The Best of Kyoto: The Bamboo Forest

by Feb 20, 2019Japan, Travel

The second most unforgettable site in Kyoto is another atmospheric place and that is the Bamboo Forest, also known as Arashiyama Bamboo Grove.

It’s not a temple, and it’s not a shrine. It’s just a forest of bamboo trees.

Traditionally, the Japanese believed that bamboo could ward off evil spirits, so it was often planted outside of temples and shrines.

In Japanese culture, bamboo is seen as auspicious and symbolizes strength and prosperity.

RELATED POST: Kyoto Itinerary 4 Days: A City of a Million Temples

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The Bamboo Forest 

Cost: Free

Open: 24/7

Type of landmark: Just a forest

Main features: A path going through a bamboo grove

Founded: Unknown

Location: On the western outskirts of the city in the Arashiyama District

Best time for photos: Before 8:00ish to avoid the crowds

Bamboo Forest of Kyoto Japan

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Why should you go?

Otherworldly. Beautiful. Sublime. A one-of-a-kind experience. Need I say more? You’ve seen the iconic pictures, right? If you visit at the right time, you can hear the bamboo stalks moving and the leaves rustling as the wind blows. And if you go at the wrong time, you’ll be mobbed by selfie-stick carrying tourists.

When should you visit?

Early, early, early. You should get there at 7:00ish or 7:30ish. I have a confession to make. I had planned to get to the Bamboo Forest at 7:00 am. However, I set my alarm wrong and didn’t wake up until 7:00. I also decided to see Tenryu-Ji Temple first before the Bamboo Forest. So, by the time I got to the forest, it was packed with hordes or tourists. All my pictures include bamboo with people’s heads.

How do you get there?

This tourist attraction takes the longest to get to of all the sites. The best thing to do is to download the Navitime app to your phone. It has the schedule for all the buses, trains, and subway lines in Kyoto.

  • Downtown Kyoto (Kawaramachi Sanjo area) – Take bus #11. Get off at Tenryu-Ji bus stop. It took my bus 45 minutes to get there. An alternative is to take the Keifuku Train Line.
  • Kyoto Station area – Take the JR Sagano line and get off at Saga-Arashiyama Station.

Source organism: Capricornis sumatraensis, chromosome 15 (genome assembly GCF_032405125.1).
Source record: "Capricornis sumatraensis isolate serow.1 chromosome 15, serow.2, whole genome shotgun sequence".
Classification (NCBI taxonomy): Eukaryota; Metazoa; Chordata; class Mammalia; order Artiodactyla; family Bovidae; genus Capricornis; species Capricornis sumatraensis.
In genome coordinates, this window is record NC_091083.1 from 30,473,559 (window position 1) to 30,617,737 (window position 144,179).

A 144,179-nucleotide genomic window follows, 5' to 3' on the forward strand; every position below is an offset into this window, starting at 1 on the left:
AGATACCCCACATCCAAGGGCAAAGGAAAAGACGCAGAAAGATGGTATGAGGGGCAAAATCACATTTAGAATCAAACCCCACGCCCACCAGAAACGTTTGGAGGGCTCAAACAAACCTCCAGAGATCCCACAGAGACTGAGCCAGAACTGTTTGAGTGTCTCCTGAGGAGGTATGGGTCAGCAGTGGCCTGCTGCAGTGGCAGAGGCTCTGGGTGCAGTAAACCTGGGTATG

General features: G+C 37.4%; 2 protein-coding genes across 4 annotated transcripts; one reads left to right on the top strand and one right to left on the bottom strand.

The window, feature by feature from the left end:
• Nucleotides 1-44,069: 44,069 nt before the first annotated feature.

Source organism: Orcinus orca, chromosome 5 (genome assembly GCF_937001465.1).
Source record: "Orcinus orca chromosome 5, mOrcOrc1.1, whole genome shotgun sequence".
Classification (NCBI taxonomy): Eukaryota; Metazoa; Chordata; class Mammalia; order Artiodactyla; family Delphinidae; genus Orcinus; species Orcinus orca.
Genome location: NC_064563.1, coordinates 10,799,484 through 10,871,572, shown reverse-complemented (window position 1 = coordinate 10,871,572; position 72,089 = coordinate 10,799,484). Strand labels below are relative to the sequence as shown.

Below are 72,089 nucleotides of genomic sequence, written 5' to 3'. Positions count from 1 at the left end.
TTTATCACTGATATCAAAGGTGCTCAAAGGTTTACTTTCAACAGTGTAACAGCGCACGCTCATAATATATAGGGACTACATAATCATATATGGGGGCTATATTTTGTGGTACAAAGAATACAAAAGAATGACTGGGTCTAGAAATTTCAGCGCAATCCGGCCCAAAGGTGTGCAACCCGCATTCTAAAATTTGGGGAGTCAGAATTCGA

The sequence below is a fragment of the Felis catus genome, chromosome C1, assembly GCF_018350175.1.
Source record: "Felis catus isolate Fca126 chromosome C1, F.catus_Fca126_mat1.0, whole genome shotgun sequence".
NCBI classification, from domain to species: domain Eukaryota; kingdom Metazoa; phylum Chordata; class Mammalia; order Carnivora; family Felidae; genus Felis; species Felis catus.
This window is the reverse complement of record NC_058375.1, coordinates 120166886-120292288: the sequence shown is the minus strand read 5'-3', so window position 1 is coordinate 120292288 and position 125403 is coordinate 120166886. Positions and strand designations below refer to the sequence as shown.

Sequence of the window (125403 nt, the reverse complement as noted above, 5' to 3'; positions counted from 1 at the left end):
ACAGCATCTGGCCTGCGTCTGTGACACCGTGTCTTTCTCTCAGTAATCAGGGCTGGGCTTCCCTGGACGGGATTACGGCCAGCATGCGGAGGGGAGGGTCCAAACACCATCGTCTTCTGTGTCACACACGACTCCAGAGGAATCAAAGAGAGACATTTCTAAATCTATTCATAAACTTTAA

What are you going to see?

Bamboo, bamboo, and bamboo. There’s NO temple at the Bamboo Forest. It’s just a path with incredibly tall bamboo trees on each side going as far as the eyes can see.

Along the path, you’ll pass by the back entrance of Tenryu-Ji Temple (also on my list of best places to visit in Kyoto). You can visit once you’ve completed your tour of the Bamboo Forest.

The path will lead gradually uphill to Okochi Sanso, a beautiful garden with amazing views of Kyoto.

There’s also a charming teahouse where you can drink tea while looking at some more bamboo.

The tea and little sweet that you get are part of the ticket price.

Once you’ve seen Okochi Sanso, you can either turn back to where you just came from to catch your bus or visit Tenryu-ji Temple, or you can go right and walk to five more temples. It’ll take you a few hours to get to the last of the five temples.

How long should you spend there?

If you go early and you’ve brought a tripod, you can spend an hour taking photo after photo. Or you could go later and spend like 30 minutes depending on how many pictures you take and how many tourists you need to weave through. It’s your pick. The perfect photo or sleep?

Where to eat near the Bamboo Forest

There are lots of restaurants near the Bamboo Forest serving Japanese kaiseki food. This might be a good chance to try it.

These are the restaurants that repeatedly turned up on lists of recommended restaurants in Arashiyama. I’ve marked them on the map above.

  • Shigetsu – They serve Kyoto temple food (vegetarian). The restaurant is inside the grounds of Tenryu-Ji Temple. It’s a bit hard to find. A set meal is between 3,000 and 7,000 yen (US$27-$63).
  • Yudofu Sagano – They serve kaiseki food. Check out a review here.
  • Arashiyama Yoshimura – They serve soba noodles.
  • Arashiyama Udon Ozuru – This is where I ate. They serve udon noodles. I had a set meal for 1430 yen (US$13). It was ok. Nothing special.

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Have you visited the Bamboo Forest? Did it meet your expectations? What time did you go? If you haven’t been to Kyoto yet, what site are you most looking forward to seeing?

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Bamboo Forest of Kyoto Japan
Bamboo Forest of Kyoto Japan

About the Bamboo Traveler

Welcome to The Bamboo Traveler, a travel blog dedicated to helping those travelers who want to dig deeply into the history, heritage, and culture of a place. Whether it’s through the pages of your passport or the pages of a book, I’ll help you travel the world and uncover the history, culture, food, architecture, and natural beauty of some of the world’s most fascinating places.


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